Public accountability mainly regards matters in the public domain, such as the
spending of public funds, the exercise of public authorities, or the conduct of
public institutions. It is not necessarily limited to public organisations but
can extend to private bodies that exercise public privileges or receive public
This also impacts on the accounting perspective. Public accountability
implies the rendering of account for matters of public interest, i.e. an
accounting that is performed with a view to the judgement to be passed by the
citizens. In general, one could say that public accountability is accountability
in and about the public domain Public accountability is important to provide a
democratic means to monitor and control government conduct, for preventing the
development of concentrations of power, and to enhance the learning capacity and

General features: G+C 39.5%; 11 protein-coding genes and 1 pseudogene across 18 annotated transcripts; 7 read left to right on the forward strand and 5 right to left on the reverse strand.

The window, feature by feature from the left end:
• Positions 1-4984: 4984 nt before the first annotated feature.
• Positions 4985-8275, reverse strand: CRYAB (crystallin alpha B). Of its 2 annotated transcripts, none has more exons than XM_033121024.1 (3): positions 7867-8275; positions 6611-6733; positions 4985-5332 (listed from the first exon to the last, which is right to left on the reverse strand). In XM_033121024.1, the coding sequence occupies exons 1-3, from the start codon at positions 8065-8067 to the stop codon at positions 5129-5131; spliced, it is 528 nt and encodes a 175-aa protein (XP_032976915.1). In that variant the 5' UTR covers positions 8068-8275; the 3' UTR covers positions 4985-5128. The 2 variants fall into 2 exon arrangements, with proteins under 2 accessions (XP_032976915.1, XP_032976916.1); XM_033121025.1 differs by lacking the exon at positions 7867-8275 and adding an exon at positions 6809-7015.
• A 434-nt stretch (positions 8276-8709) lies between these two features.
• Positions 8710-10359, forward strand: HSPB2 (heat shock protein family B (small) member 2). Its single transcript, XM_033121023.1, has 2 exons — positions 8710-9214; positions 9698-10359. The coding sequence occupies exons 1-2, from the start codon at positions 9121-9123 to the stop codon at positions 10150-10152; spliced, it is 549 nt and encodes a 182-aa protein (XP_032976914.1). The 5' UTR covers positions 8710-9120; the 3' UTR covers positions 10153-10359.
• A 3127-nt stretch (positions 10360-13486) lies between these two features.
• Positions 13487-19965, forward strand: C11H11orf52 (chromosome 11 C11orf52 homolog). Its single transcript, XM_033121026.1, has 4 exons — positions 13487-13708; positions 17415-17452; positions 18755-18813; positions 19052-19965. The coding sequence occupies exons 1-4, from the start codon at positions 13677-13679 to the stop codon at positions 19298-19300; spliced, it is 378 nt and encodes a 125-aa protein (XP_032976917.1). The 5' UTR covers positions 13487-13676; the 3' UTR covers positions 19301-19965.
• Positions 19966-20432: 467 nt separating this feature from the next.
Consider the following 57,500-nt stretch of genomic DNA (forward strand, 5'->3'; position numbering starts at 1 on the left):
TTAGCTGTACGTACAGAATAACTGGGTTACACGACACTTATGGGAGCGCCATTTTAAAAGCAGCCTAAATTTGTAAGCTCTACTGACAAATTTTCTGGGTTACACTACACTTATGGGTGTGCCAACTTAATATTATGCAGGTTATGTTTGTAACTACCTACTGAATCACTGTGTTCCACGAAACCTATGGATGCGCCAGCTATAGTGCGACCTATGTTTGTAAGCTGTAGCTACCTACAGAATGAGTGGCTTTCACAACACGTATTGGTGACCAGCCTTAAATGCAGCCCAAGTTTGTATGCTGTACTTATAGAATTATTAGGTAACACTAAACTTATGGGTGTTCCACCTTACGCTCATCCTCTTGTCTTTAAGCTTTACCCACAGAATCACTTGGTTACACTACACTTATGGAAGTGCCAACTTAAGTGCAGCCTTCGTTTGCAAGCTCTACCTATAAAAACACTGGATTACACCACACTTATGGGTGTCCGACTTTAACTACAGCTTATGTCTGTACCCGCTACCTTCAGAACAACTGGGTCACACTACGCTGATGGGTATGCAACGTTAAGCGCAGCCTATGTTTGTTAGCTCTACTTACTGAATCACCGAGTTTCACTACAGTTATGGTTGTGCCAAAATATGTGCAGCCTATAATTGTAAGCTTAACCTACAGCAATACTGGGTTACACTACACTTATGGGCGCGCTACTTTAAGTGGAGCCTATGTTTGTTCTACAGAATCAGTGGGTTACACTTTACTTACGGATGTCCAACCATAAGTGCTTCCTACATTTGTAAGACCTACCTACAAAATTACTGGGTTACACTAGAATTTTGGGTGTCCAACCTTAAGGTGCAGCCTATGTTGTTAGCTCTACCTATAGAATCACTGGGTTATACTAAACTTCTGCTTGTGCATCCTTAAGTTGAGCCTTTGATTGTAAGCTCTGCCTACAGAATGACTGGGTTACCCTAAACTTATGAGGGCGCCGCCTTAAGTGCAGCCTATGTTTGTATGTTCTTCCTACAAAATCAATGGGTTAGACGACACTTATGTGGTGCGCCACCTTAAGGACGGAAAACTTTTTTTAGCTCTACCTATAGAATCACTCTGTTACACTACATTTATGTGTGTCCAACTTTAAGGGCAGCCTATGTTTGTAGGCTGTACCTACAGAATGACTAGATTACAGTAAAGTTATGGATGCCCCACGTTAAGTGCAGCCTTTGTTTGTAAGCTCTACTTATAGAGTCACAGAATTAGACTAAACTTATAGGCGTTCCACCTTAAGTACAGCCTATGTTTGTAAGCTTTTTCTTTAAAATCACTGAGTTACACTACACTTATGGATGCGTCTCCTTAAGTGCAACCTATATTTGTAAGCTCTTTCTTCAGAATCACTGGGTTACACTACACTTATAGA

effectiveness of public administration.
Measures Through Which Accountability can be Enforced
Elections are the main mechanism through which citizens are given the power to
ensure accountable governance. Citizens make their voting decisions and either
vote the government back into power or out of it depending on their evaluation
of whether it delivered on its promises during its term. Accountability claimed
through this channel has been called vertical accountability. There are also
provisions for horizontal accountability institutional checks and balances to
ensure that the government is performing its duties in the interest of its
The 170th Report of the Law Commission on Reform of Electoral LawsDisqualification:
The Law Commission had proposed that in respect of offenses
provided in S.8 (1) [except the offense mentioned in S.8 (1) (b)], of the
Representation of Peoples Act, a mere framing of charge should serve as a
disqualification. This provision was sought to be made in addition to the